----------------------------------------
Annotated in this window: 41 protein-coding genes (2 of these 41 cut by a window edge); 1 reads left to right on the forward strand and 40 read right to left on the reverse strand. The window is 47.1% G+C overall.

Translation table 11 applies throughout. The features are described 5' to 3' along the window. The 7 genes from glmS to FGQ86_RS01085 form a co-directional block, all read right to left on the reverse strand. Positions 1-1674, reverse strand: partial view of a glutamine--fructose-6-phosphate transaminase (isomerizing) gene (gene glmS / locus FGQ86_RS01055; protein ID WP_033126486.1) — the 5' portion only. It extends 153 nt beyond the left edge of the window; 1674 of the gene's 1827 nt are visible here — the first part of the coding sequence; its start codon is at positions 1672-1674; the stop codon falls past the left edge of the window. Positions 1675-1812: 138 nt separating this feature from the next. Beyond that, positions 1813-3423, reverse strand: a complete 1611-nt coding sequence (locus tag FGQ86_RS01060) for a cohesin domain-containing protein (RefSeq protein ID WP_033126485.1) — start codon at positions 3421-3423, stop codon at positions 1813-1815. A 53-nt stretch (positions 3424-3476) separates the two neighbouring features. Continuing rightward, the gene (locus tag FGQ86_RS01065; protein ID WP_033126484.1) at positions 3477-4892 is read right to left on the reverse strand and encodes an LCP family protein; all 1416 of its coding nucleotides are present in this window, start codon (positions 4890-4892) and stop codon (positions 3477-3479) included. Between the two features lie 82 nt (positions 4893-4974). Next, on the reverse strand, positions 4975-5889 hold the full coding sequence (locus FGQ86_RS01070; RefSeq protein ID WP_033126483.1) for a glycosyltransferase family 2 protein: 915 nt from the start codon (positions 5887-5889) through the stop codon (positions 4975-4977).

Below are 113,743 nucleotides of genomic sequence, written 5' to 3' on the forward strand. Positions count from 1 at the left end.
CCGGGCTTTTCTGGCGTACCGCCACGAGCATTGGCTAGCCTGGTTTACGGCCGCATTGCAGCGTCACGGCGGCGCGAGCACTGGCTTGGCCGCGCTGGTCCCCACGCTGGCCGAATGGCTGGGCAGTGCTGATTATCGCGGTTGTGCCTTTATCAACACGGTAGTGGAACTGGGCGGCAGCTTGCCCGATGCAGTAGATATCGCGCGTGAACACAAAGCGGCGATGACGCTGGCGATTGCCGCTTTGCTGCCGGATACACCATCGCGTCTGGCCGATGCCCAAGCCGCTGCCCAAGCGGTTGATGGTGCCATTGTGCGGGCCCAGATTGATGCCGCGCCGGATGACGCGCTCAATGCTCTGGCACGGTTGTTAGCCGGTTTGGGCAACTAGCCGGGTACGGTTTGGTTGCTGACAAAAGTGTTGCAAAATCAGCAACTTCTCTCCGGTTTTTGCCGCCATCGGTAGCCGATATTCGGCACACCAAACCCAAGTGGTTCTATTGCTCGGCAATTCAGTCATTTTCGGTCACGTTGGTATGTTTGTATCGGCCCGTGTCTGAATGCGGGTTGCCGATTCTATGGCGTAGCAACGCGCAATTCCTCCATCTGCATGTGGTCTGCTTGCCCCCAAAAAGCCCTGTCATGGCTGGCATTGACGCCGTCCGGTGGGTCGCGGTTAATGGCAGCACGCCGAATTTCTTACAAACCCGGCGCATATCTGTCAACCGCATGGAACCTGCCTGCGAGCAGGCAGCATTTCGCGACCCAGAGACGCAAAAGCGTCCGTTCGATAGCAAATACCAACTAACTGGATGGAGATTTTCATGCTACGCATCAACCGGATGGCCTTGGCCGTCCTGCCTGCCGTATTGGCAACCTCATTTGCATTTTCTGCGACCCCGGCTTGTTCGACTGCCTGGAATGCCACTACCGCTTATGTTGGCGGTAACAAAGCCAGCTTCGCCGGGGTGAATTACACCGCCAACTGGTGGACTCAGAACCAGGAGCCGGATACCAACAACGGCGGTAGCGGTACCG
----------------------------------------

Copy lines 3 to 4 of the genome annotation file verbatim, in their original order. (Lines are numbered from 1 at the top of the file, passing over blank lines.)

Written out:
Below are 113,743 nucleotides of genomic sequence, written 5' to 3' on the forward strand. Positions count from 1 at the left end.
CCGGGCTTTTCTGGCGTACCGCCACGAGCATTGGCTAGCCTGGTTTACGGCCGCATTGCAGCGTCACGGCGGCGCGAGCACTGGCTTGGCCGCGCTGGTCCCCACGCTGGCCGAATGGCTGGGCAGTGCTGATTATCGCGGTTGTGCCTTTATCAACACGGTAGTGGAACTGGGCGGCAGCTTGCCCGATGCAGTAGATATCGCGCGTGAACACAAAGCGGCGATGACGCTGGCGATTGCCGCTTTGCTGCCGGATACACCATCGCGTCTGGCCGATGCCCAAGCCGCTGCCCAAGCGGTTGATGGTGCCATTGTGCGGGCCCAGATTGATGCCGCGCCGGATGACGCGCTCAATGCTCTGGCACGGTTGTTAGCCGGTTTGGGCAACTAGCCGGGTACGGTTTGGTTGCTGACAAAAGTGTTGCAAAATCAGCAACTTCTCTCCGGTTTTTGCCGCCATCGGTAGCCGATATTCGGCACACCAAACCCAAGTGGTTCTATTGCTCGGCAATTCAGTCATTTTCGGTCACGTTGGTATGTTTGTATCGGCCCGTGTCTGAATGCGGGTTGCCGATTCTATGGCGTAGCAACGCGCAATTCCTCCATCTGCATGTGGTCTGCTTGCCCCCAAAAAGCCCTGTCATGGCTGGCATTGACGCCGTCCGGTGGGTCGCGGTTAATGGCAGCACGCCGAATTTCTTACAAACCCGGCGCATATCTGTCAACCGCATGGAACCTGCCTGCGAGCAGGCAGCATTTCGCGACCCAGAGACGCAAAAGCGTCCGTTCGATAGCAAATACCAACTAACTGGATGGAGATTTTCATGCTACGCATCAACCGGATGGCCTTGGCCGTCCTGCCTGCCGTATTGGCAACCTCATTTGCATTTTCTGCGACCCCGGCTTGTTCGACTGCCTGGAATGCCACTACCGCTTATGTTGGCGGTAACAAAGCCAGCTTCGCCGGGGTGAATTACACCGCCAACTGGTGGACTCAGAACCAGGAGCCGGATACCAACAACGGCGGTAGCGGTACCG